On the Boundary of Definitions 

Categories: Writings on Álvaro Barrios

By Eduardo Serrano. From revista Semana, september 3, 1996


1996. Collage sobre papel. 55 x 113 cm.

Los cincuenta caminos de la vida (The Fifty Paths of Life). 1996. Collage on paper. 55 x 113 cm



The exhibition presented by Alvaro Barrios at the Galeria Garcés Velásquez is one of the most original displays seen in recent times. It reveals the continuous renewal that has taken place in the works of this artist from the coastal region of Colombia. This artist has also played a key role in the development of Colombian visual arts in recent decades.


Barrios surprised the critics in the late sixties with his skillful drawings. Drawings that led Marta Traba to consider that awarding him the third place prize in his first display at the Salón Nacional in 1969 was unfair, and that despite his young age he deserved the first prize. Since then, however, this artist began to struggle against his own innate skill, against the eloquence of his strokes and his inclination towards aesthetics, thus loading his works with increasingly bold concepts.


He first ventured into visceral art and, soon after, began to “build” three-dimensional drawings, which he placed in boxes. This questioned the traditional two-dimensionality of the medium, and challenged its orthodoxy, as threads, cotton, frost, and small dolls and plastic animals inhabited the spaces depicting scenes related to fairy tales, esotericism and science fiction. Additionally, Barrios made his Popular Prints in newspapers and also built environmental spaces. If we take all of this into account, then it is perfectly clear that his work stands on the boundary of definitions, as it should be to prevail from the dictatorship of style.


What is remarkable, however, is that once modernism came to its end and the pillars of its avant-garde were challenged, the works of Barrios did not become obsolete like the works of many other artists did, and this happened even to artists from later generations. Barrios’ works, on the contrary, fit perfectly into the parameters of more recent art, and he did not even change the arguments, or modify his goals. The great influence exercised by Marcel Duchamp and Surrealism was not in vain. Thanks to its dependence from the unconscious and its contempt for concepts that were definitive for modernity -namely logic, purity, and development-Surrealism is the only modern movement that has survived the end of its era. Marcel Duchamp, for his part, was the great prophet who buried style and played a key role in the birth of the art of ideas.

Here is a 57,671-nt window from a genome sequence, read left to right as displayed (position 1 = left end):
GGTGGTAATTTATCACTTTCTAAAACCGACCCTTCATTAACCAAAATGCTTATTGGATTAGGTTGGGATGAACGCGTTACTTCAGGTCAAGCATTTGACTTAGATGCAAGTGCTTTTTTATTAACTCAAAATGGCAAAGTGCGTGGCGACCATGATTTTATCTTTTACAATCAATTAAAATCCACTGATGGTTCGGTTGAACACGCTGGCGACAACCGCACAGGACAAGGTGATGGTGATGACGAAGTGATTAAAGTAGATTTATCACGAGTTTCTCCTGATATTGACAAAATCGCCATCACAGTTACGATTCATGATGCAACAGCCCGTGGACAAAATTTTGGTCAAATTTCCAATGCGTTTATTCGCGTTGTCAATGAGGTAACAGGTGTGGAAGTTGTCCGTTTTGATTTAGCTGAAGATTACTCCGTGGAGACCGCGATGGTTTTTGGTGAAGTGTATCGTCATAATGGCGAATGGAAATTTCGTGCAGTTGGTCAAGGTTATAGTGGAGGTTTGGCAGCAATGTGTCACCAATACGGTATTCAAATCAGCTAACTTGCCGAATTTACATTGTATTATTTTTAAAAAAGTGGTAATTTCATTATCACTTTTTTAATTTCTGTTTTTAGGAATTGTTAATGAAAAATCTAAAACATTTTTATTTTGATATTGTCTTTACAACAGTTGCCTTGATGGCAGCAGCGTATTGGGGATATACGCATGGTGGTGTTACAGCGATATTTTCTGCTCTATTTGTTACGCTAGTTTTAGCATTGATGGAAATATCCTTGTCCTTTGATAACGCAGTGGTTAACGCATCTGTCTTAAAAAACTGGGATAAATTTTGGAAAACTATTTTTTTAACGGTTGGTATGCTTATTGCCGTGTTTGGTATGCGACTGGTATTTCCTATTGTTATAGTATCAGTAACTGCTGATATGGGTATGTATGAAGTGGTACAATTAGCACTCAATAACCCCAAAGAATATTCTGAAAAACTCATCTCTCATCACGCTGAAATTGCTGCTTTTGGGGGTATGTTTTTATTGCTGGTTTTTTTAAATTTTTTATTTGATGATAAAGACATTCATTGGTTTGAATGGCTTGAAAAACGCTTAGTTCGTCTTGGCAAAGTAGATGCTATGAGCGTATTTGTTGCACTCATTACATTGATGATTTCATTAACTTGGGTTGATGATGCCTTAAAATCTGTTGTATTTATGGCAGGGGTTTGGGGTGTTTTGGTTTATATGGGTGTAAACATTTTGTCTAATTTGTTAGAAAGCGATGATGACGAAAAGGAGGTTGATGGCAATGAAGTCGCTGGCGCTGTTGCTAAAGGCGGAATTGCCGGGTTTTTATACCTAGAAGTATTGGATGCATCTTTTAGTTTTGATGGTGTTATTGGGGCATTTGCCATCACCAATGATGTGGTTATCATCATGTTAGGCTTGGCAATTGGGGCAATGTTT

The exhibition is called “Los cincuenta caminos de la vida” (The fifty paths of life) and consists of collages involving artistic themes, cheesy illustrations and comic strips (as a starting point for meditation). They are loaded with humor and suggestions that are not always pleasant. The background is a reproduction of a poster; it is a landscape painted in 1892 by Master Francisco Antonio Cano. However, its implications and character change based on the cruelty, irony, or fantasy of the situations that Barrios assigns to it.


Each collage depicts one or more dreams. Sometimes, they are dramatic dreams, like the one in which a bald Superman is seen overwhelmed by kryptonite while raising a hand that is stigmatized as a sign of premonition. Sometimes the dreams are poetic: one of them depicts a stunned young man seduced by a constellation of women’s shoes. Another dream is apocalyptic: we see a herd of dinosaurs crushing Michelangelo’s David and Cano’s brushstrokes.


The collages’ frames hold the names of the artists who have stimulated Barrios’ reasoning (Magritte, Warhol, Beuys, Jeff Koons), and elaborate texts complementing the images’ meaning by making them more ambiguous, ironic, poetic, or even turning them into more biting artistic comments. In one of these pieces, the tender little indigenous girls painted by Diego Rivera are sitting meekly before the landscape and evoke their respective dreams. One of such dreams belongs to Picasso’s rose period and involves marrying a good man from the blue period, and having many children from the Cubist era. This is a harsh comment if one compares the contributions of Picasso and Rivera and remembers that the former had a great influence on the latter.


In another landscape, (this time populated by Botero’s sculptures) one of the girls dreams that five thousand years have passed and that art is already a thing of the past. The Andy Warhol Museum in Pittsburgh is now an auto repair shop and Peggy Guggenheim’s collection in Venice lies at the bottom of the Grand Canal, which was permanently frozen by a rich man who had bought the city. Obviously this premonition was stimulated by the arbitrariness of the art trade and the collapse of modernity’s values.


Barrios cannot avoid the requirements of aesthetics and therefore his collages exhibit as much neatness and accuracy as their boxes. This demonstrates that his skill with the scissors is as good as his skill with pen and ink. The artist, however, no longer struggles against this; he rather takes advantage of his skills and the erudition and intellectual sophistication of his work. In one of these collages Barrios offered to make dreams according to the needs of all those who cannot dream. And judging by the variety, subtlety, and freedom of this exhibition, it is not a difficult task for him.